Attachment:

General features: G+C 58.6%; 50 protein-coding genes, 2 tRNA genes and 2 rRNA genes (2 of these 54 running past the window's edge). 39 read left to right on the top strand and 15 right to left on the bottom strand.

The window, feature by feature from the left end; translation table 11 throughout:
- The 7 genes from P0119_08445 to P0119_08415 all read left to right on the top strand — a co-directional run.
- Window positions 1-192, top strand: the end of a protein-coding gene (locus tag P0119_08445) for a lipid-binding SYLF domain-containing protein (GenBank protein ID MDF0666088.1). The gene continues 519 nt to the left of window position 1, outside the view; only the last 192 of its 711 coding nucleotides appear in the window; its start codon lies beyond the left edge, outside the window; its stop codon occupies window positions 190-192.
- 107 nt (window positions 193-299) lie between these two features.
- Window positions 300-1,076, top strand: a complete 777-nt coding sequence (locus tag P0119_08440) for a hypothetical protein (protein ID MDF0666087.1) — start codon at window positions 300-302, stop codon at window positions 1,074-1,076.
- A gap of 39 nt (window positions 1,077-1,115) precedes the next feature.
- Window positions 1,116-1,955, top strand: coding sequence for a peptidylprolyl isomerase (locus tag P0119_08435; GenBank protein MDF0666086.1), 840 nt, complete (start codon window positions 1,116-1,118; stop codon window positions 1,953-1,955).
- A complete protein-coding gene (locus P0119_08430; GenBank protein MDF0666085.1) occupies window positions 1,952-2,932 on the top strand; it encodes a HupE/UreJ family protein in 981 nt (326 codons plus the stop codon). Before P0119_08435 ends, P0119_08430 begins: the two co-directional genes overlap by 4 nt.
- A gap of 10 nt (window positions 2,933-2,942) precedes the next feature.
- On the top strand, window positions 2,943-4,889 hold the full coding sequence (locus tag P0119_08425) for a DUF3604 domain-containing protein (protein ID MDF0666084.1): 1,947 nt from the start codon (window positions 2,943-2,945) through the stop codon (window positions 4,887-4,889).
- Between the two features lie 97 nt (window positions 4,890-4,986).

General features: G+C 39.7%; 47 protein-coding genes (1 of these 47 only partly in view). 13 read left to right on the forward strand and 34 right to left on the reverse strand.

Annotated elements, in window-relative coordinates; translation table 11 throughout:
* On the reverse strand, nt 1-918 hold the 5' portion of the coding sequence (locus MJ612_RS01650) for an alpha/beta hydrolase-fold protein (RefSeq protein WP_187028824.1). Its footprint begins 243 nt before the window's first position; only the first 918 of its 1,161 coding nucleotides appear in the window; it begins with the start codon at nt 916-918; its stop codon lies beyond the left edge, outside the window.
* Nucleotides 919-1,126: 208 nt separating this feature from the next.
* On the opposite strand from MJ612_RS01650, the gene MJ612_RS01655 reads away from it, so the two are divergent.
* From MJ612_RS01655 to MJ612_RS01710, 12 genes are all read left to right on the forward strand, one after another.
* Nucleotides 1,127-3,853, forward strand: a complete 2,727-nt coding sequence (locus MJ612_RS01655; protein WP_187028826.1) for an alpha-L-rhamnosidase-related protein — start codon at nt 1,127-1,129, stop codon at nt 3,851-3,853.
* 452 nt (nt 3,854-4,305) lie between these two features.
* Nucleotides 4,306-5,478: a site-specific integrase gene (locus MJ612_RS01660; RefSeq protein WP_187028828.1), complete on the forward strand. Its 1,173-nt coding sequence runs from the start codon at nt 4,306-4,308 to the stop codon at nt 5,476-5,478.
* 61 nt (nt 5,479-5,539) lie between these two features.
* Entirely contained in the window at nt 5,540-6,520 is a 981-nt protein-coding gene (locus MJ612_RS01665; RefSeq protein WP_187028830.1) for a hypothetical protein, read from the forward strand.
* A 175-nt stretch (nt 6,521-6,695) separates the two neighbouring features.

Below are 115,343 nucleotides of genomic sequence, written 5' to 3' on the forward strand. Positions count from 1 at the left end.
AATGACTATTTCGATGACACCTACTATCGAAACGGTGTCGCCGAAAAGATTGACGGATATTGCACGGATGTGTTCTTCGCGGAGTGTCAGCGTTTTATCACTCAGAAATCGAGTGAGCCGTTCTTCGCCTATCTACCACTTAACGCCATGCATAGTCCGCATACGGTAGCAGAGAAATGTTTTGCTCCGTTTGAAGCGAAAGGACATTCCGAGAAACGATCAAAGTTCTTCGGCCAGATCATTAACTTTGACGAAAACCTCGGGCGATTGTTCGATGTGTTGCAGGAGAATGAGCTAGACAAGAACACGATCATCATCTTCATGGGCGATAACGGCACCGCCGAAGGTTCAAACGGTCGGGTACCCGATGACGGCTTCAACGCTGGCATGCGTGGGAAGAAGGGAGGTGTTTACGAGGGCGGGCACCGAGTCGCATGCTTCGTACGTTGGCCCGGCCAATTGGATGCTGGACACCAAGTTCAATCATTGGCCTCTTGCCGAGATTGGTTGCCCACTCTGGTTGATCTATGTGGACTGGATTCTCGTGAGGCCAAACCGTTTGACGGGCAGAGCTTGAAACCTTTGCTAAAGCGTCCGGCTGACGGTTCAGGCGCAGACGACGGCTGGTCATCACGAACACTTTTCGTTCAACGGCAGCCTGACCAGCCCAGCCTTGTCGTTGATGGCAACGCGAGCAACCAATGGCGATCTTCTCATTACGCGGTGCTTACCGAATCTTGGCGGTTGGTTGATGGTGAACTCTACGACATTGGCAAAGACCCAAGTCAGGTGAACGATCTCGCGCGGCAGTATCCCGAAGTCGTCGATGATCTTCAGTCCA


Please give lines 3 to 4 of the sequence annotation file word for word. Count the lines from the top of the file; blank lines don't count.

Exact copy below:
- The 7 genes from P0119_08445 to P0119_08415 all read left to right on the top strand — a co-directional run.
- Window positions 1-192, top strand: the end of a protein-coding gene (locus tag P0119_08445) for a lipid-binding SYLF domain-containing protein (GenBank protein ID MDF0666088.1). The gene continues 519 nt to the left of window position 1, outside the view; only the last 192 of its 711 coding nucleotides appear in the window; its start codon lies beyond the left edge, outside the window; its stop codon occupies window positions 190-192.